Walking home. I stop at a senbei store to buy some small gifts. OK, I guess I am fully in this culture…(JK there’s so much I have no idea what’s going on.) The lady realizes they’re gifts and wraps them extra nicely, with ribbons. The gifts are so cheap, it’s an undeniably good purchase ― just 875 yen for 6 small cakes made from sweet potato and sweet bean.

I get home. Eat some pork. And, am like, OK, it’s bath time. My body, muscles and mind crave it after today.

So I shut all my lights off. Put on “Love” by Kid Cudi on repeat and settle in. (I’m able to listen to it because my friend, DJ and teacher extraordinaire Kenyeh burned me a mix CD. ❤

Bath sass

Don’t know about Japanese baths? Here’s a quick whatsup about public ones ― they’re much deeper than ones in America. They allow you basically feel like you’re in a hot tub. (Every body loves hot tubs, let’s be honest.) You shower completely before you get into the bath tub ― the tub is next to the area you shower. Once clean, you soak in the bath. It’s amazing what it does to refresh your body, but today, I began to do some deep breathing and actually began to meditate. (This was at my bath in my apartment.)

Meditate ― 🙂

Oh, sweetness on earth. Meditation is one of those things that you cannot describe how it feels because there is no comparing it to any other feeling. it’s like love ― you aren’t sure what it’s like until it’s actually happening. BUT, once it’s happening, you’re like “god this is HAPPENING! THIS IS HAPPENING…… followed by thoughts of “I don’t want this to end!”

Meditation is always what happens for me when I’m able to take relaxation to the next level. When my body has exerted itself, then it’s more ready to fully relax, and my mind connects with it and just shuts off. (If you do any reading on mindfulness, you know that being completely aware is something that happens when you shut off those obnoxious little thoughts in your brain.) That’s what happened.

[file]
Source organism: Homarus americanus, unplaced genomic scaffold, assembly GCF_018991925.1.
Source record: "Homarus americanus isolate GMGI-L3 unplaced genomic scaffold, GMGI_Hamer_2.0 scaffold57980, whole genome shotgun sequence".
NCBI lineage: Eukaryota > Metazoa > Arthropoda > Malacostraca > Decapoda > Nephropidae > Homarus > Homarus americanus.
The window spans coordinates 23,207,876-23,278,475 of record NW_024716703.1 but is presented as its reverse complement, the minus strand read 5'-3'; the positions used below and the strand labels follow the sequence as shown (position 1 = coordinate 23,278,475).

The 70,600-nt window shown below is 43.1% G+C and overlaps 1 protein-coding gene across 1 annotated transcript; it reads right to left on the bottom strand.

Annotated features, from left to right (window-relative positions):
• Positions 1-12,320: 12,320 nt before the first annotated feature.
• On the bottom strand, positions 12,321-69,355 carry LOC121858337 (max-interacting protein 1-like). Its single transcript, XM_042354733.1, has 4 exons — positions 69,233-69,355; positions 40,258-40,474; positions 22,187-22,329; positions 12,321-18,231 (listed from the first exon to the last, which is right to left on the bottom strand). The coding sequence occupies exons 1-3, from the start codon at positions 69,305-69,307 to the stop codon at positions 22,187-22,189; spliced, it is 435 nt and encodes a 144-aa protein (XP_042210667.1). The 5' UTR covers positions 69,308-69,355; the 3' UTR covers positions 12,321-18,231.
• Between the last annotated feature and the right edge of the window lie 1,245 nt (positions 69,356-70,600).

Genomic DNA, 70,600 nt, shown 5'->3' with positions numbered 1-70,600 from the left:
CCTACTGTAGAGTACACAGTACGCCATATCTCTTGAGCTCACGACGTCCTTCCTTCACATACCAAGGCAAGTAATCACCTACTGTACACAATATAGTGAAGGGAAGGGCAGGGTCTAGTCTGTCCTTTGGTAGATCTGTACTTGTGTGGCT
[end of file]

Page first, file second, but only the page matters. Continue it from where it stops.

Keep it

I am so grateful. Always grateful. Just euphoric, even for a few seconds. As I get older, mindfulness and taking care of myself starts to make more sense when you realize what the hell you’re doing on this earth.

That brings us to now.

Writing. Wrapping up any day with something creative is ideal so let’s leave it at this.

Just a little advice…

3 thoughts on “Kirei i22.2.2/A day in the ‘V’ life.

  1. Wow Vic that is a really telling post. Your daily culture sounds so good. It made me joyful just to read it!

  2. VV. It’s funny that you are my friend and i see and talk to you on the regular but still get so much enjoyment out of your posts. It’s like a more compact VV with extra commentary. ❤

  3. D’awwww. Thanks. I love the commentary style. Makes blogs worth it. Anyways, how did this title get so whacked out?! I think I’ll keep it. there are no mistakes.